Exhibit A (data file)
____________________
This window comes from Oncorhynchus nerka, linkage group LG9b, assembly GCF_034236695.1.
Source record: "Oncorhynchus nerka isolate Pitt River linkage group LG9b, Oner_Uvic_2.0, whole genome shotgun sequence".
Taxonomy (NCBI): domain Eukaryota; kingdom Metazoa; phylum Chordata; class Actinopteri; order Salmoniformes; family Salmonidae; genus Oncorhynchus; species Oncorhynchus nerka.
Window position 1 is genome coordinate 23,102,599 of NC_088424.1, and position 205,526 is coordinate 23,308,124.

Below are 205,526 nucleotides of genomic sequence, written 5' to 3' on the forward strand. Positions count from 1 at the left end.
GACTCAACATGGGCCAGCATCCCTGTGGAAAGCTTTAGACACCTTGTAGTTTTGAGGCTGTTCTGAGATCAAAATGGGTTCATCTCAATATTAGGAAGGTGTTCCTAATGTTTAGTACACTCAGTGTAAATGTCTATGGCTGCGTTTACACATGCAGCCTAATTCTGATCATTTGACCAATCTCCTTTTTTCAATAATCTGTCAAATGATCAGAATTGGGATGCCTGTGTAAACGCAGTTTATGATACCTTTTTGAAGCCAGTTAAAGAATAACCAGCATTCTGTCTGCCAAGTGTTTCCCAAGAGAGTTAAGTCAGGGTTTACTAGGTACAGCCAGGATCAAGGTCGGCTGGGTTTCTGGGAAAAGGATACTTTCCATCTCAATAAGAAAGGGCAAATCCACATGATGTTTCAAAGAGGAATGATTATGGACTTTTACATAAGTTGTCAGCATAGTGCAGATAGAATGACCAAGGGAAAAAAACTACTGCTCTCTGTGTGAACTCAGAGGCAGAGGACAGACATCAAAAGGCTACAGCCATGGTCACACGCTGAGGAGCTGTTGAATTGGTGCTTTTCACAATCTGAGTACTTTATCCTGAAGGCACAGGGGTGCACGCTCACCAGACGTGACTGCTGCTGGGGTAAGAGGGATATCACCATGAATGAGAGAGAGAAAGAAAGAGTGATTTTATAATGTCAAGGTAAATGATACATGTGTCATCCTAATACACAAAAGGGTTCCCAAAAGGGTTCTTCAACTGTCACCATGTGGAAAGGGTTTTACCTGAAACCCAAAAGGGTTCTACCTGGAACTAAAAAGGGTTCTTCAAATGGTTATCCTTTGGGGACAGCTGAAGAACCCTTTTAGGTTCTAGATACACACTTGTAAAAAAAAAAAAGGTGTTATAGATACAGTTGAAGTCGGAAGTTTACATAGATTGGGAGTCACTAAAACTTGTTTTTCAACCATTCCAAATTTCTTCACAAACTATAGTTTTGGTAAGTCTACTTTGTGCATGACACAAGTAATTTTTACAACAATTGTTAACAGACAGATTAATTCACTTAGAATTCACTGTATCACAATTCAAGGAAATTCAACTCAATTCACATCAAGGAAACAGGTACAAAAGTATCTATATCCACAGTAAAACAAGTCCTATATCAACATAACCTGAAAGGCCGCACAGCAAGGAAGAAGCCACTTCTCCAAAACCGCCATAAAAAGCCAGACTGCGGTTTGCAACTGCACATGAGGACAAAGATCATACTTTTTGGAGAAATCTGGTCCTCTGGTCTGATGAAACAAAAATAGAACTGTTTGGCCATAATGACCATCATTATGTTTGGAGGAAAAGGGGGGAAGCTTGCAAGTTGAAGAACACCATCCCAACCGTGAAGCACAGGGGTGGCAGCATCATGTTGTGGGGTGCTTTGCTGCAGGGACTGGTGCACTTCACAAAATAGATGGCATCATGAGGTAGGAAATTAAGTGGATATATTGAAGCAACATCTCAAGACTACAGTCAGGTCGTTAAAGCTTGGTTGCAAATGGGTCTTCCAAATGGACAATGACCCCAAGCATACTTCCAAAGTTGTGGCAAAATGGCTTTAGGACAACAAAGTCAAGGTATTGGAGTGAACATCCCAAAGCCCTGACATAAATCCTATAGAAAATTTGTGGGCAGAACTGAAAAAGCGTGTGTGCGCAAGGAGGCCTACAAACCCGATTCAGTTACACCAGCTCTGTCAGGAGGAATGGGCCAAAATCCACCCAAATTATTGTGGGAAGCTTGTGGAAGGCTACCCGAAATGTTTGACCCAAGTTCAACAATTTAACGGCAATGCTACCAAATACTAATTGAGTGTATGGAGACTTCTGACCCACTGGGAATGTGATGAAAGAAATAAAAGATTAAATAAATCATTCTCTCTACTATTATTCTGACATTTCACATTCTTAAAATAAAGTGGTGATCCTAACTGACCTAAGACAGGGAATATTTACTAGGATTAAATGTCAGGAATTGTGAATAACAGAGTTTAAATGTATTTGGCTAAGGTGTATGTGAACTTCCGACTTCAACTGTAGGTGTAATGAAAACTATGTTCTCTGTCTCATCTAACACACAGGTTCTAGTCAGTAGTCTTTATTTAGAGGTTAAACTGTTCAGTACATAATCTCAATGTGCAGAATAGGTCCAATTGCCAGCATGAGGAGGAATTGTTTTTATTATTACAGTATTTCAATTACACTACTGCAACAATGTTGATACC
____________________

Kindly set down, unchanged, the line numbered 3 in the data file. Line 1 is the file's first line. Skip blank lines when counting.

Taxonomy (NCBI): domain Eukaryota; kingdom Metazoa; phylum Chordata; class Actinopteri; order Salmoniformes; family Salmonidae; genus Oncorhynchus; species Oncorhynchus nerka.